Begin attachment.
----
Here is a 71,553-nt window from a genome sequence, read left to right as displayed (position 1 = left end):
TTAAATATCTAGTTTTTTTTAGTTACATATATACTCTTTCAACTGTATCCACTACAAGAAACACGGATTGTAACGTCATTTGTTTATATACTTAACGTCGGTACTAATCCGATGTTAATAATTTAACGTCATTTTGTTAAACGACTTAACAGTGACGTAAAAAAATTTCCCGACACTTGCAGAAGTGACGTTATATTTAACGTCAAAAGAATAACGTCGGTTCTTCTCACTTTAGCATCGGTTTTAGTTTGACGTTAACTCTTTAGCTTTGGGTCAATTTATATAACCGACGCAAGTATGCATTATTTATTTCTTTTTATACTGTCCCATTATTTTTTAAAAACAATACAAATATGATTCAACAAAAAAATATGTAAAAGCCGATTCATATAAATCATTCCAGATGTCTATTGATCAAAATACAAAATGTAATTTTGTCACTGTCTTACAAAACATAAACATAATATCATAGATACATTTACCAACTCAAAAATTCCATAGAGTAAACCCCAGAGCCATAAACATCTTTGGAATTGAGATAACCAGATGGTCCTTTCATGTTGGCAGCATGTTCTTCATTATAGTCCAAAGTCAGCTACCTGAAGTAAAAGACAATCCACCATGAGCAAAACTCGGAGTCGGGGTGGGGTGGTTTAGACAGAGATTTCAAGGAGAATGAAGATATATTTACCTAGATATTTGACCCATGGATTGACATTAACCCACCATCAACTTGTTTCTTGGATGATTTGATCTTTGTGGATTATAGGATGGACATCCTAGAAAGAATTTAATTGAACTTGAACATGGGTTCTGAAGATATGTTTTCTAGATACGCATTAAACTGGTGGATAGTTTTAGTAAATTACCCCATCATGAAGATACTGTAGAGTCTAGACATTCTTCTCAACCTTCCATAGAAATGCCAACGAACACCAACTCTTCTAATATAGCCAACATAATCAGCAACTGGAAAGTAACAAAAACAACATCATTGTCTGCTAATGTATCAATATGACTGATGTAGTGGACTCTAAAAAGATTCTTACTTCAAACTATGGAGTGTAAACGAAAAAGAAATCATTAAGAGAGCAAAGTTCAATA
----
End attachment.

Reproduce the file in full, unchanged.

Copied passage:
Here is a 71,553-nt window from a genome sequence, read left to right as displayed (position 1 = left end):
TTAAATATCTAGTTTTTTTTAGTTACATATATACTCTTTCAACTGTATCCACTACAAGAAACACGGATTGTAACGTCATTTGTTTATATACTTAACGTCGGTACTAATCCGATGTTAATAATTTAACGTCATTTTGTTAAACGACTTAACAGTGACGTAAAAAAATTTCCCGACACTTGCAGAAGTGACGTTATATTTAACGTCAAAAGAATAACGTCGGTTCTTCTCACTTTAGCATCGGTTTTAGTTTGACGTTAACTCTTTAGCTTTGGGTCAATTTATATAACCGACGCAAGTATGCATTATTTATTTCTTTTTATACTGTCCCATTATTTTTTAAAAACAATACAAATATGATTCAACAAAAAAATATGTAAAAGCCGATTCATATAAATCATTCCAGATGTCTATTGATCAAAATACAAAATGTAATTTTGTCACTGTCTTACAAAACATAAACATAATATCATAGATACATTTACCAACTCAAAAATTCCATAGAGTAAACCCCAGAGCCATAAACATCTTTGGAATTGAGATAACCAGATGGTCCTTTCATGTTGGCAGCATGTTCTTCATTATAGTCCAAAGTCAGCTACCTGAAGTAAAAGACAATCCACCATGAGCAAAACTCGGAGTCGGGGTGGGGTGGTTTAGACAGAGATTTCAAGGAGAATGAAGATATATTTACCTAGATATTTGACCCATGGATTGACATTAACCCACCATCAACTTGTTTCTTGGATGATTTGATCTTTGTGGATTATAGGATGGACATCCTAGAAAGAATTTAATTGAACTTGAACATGGGTTCTGAAGATATGTTTTCTAGATACGCATTAAACTGGTGGATAGTTTTAGTAAATTACCCCATCATGAAGATACTGTAGAGTCTAGACATTCTTCTCAACCTTCCATAGAAATGCCAACGAACACCAACTCTTCTAATATAGCCAACATAATCAGCAACTGGAAAGTAACAAAAACAACATCATTGTCTGCTAATGTATCAATATGACTGATGTAGTGGACTCTAAAAAGATTCTTACTTCAAACTATGGAGTGTAAACGAAAAAGAAATCATTAAGAGAGCAAAGTTCAATA